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SRHE conference, Newport, December 2013

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Presentation on theme: "SRHE conference, Newport, December 2013"— Presentation transcript:

1 Higher education, political cultures and public good: A comparative study / Simon Marginson
SRHE conference, Newport, December 2013 The walls of the Roman town of Venta Silurum (Caerwent) are still standing after almost 2000 years. An early example of the provision of public good(s) in the Newport region.

2 The problem Higher Education Institutions (HEIs) are among the primary social institutions. They educate people in social skills and attributes on a large scale, structure opportunity and social mobility, create and distribute codified knowledge, further citizenship and cosmopolitan sociability, and carry a heavy and growing traffic in cross-border global relations.  Yet social science has failed to develop a unified and comprehensive account of the social production of higher education and the associated research (HER) We know much more about individual market goods (such as earnings benefits to graduates) than we do about collective goods and non-market private goods. How should ‘public’ goods be defined, observed and where possible, measured? There is little conceptual, empirical or policy clarity

3 How are we to understand the relational social environment (‘society’) and within it the ‘public’?
as an economic market? as a governed space, the space of the state? as a combination of self-actualizing individual citizens? as a communicative realm, of social networking and media/ Internet, stretching to the ends of the earth as all of these? and if so which parts are ‘public’ and which are ‘private’?

4 Many practices of HEIs are not captured as benefits for individual students or companies but are consumed jointly. Consider scientific and social literacy, open source and public forms of knowledge, political socialization, tolerance of foreigners, mutual productivity enhancement at work, etc. Identifying public goods, especially relational collective goods, which are constituents of sociability, is a frontier problem for both social science and policy.  Without coherent definitions and tools for observing public goods in HEI, solely normative (and ideological) approaches come to define the public goods.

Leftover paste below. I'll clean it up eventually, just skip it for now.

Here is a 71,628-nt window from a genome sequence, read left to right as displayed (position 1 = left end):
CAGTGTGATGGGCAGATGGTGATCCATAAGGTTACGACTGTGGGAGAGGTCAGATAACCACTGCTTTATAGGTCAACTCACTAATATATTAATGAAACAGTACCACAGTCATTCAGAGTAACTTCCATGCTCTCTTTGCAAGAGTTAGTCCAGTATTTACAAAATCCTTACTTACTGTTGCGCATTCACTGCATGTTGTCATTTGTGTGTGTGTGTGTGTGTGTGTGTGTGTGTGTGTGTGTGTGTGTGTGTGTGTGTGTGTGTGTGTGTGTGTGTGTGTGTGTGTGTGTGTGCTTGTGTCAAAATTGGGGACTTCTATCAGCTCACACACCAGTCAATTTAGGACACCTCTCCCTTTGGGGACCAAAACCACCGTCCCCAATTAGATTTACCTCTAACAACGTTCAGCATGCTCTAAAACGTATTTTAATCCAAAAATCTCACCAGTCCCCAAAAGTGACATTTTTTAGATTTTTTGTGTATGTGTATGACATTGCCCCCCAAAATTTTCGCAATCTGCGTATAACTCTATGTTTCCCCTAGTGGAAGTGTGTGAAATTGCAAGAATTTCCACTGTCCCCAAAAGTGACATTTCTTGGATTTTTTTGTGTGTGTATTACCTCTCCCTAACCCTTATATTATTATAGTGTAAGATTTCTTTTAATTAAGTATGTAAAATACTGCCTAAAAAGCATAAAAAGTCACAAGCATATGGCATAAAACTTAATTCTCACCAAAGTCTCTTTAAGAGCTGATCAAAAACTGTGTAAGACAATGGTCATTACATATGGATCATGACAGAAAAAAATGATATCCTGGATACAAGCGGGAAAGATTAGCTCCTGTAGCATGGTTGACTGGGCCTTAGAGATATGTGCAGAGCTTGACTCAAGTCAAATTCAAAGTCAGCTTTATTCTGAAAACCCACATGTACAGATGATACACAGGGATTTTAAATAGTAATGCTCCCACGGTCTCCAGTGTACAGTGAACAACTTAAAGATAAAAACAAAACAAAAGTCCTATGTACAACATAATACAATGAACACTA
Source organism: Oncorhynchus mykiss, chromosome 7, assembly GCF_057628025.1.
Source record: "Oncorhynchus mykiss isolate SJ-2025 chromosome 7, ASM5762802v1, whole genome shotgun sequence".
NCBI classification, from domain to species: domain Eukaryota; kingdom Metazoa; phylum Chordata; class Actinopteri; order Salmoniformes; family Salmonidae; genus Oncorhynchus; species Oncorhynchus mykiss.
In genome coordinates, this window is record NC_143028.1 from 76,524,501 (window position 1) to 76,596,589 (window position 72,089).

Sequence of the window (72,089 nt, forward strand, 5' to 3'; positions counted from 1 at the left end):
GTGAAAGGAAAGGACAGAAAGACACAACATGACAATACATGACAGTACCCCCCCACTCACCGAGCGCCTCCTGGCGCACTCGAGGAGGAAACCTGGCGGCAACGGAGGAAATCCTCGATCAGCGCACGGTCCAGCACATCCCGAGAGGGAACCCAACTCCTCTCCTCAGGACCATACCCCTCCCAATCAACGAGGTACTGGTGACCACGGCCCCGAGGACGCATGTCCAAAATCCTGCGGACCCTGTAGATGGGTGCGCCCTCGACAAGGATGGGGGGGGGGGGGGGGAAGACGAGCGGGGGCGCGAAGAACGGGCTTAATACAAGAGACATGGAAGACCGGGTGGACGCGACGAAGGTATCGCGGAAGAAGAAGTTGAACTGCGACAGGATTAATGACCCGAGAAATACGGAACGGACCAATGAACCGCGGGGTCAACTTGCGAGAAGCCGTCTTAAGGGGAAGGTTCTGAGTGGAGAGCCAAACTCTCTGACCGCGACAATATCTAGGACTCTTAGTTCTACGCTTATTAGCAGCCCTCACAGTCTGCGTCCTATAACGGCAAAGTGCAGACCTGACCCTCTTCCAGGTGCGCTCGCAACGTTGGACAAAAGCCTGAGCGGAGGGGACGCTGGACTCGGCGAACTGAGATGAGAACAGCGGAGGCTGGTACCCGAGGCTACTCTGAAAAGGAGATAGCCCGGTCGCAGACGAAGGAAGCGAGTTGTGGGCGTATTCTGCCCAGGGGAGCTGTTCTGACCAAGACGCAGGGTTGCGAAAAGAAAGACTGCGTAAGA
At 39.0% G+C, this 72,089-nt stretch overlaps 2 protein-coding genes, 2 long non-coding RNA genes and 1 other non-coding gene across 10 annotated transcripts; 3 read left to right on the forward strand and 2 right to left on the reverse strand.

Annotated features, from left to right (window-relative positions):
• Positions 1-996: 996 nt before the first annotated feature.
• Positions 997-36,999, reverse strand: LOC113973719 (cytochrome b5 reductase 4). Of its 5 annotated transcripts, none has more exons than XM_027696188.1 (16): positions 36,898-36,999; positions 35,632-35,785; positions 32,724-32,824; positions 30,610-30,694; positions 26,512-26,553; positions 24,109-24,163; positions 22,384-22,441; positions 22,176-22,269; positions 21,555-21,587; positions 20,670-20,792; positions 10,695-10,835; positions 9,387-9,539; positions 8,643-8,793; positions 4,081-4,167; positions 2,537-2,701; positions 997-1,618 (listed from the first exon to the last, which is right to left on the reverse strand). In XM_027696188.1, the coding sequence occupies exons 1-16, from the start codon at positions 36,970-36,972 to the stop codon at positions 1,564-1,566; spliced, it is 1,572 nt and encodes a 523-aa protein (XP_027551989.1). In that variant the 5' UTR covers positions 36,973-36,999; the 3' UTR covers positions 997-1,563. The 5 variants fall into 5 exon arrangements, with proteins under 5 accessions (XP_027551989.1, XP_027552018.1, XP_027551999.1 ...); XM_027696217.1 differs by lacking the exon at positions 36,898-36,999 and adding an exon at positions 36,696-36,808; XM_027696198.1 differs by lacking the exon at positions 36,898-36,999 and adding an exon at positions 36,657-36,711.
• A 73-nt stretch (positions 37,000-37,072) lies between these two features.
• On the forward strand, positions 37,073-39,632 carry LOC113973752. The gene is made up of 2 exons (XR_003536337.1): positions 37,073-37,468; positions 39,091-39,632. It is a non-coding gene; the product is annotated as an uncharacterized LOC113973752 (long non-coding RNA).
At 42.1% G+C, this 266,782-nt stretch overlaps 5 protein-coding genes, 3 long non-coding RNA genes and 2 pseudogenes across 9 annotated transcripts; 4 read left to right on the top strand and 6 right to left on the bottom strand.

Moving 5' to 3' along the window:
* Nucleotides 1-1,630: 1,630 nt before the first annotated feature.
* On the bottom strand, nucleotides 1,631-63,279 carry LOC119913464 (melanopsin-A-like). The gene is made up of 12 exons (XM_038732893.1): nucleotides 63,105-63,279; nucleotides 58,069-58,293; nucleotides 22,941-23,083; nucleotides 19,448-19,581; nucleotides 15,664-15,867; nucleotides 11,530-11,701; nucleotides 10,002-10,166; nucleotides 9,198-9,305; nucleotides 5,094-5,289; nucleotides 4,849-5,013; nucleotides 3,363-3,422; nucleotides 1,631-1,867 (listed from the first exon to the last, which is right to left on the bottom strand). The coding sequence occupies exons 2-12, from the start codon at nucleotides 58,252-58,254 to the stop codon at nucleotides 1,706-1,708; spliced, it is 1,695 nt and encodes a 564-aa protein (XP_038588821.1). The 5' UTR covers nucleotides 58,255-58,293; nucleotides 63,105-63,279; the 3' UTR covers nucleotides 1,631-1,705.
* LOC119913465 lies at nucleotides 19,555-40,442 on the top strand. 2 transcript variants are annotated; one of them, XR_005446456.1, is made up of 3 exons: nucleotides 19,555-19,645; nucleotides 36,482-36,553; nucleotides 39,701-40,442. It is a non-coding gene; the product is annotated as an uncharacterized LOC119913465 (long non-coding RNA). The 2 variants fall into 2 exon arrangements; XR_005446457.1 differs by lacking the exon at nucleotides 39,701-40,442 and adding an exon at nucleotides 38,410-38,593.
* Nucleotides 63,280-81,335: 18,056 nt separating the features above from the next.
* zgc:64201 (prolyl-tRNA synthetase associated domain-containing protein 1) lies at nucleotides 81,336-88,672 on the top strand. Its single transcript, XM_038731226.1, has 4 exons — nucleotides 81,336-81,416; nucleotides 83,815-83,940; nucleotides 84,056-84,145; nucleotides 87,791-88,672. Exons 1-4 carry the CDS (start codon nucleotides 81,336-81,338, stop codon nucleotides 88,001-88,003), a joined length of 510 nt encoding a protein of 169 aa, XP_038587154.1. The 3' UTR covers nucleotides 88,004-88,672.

5 And public goods are often underestimated
And public goods are often underestimated. Policy models higher education as a market of competing university corporations, models the relationship between social public benefits and individual private benefits as zero-sum, and focuses primarily on the on individualisable economic benefits… … exceptions are higher education's role in furthering social equity, internationalization, research as contributor to innovation, and vaguer programs on ‘social engagement’. But is this list comprehensive of the social and public effects of HER? What happens to sociability when the policy pendulum swings to private goods? Can we leave the task of forming sociability to the Internet and media, consumption, and work? Maybe with desktop MOOCS substituting for face-to-face teaching?

6 No one definitive approach
There are various approaches to the 'public' or 'social' outcomes of higher education in social science. All can contribute, e.g. - Notions in political theory of  common public good (e.g. Mainsbridge 1998), - The public sphere (Habermas 1989) - Public economic goods (Samuelson 1954, McMahon 2009, Ostrom 2010), - including global public goods (Stiglitz 1999). Approaches to the 'public' role of higher education vary across the world,  according to different political cultures and state traditions. What is the potential for a common or global approach, parallel to the global reach of the economic definition of private goods as individual earnings and rates of return? Can we devise a new global language for public goods? 

7 ‘Public’ and ‘private’ are not necessarily zero-sum, e. g
‘Public’ and ‘private’ are not necessarily zero-sum, e.g. notions of public can embody the private Amartya Sen’s idea of individual freedom

8 Paul Samuelson: Zero sum notion of private and public goods in economics

9 Samuelson’s public and private goods
Public goods are residual: All goods are private goods and producible in markets unless they have the special characteristics of public goods, which are: Non-rivalrous or indivisible: a unit of the good can be consumed by one individual without detracting from the consumption opportunities the unit provides to others Non-excludable: when a good is provided to one individual its benefits spill-over to many others who did not pay Hence public goods are under-produced in markets and require government or philanthropic intervention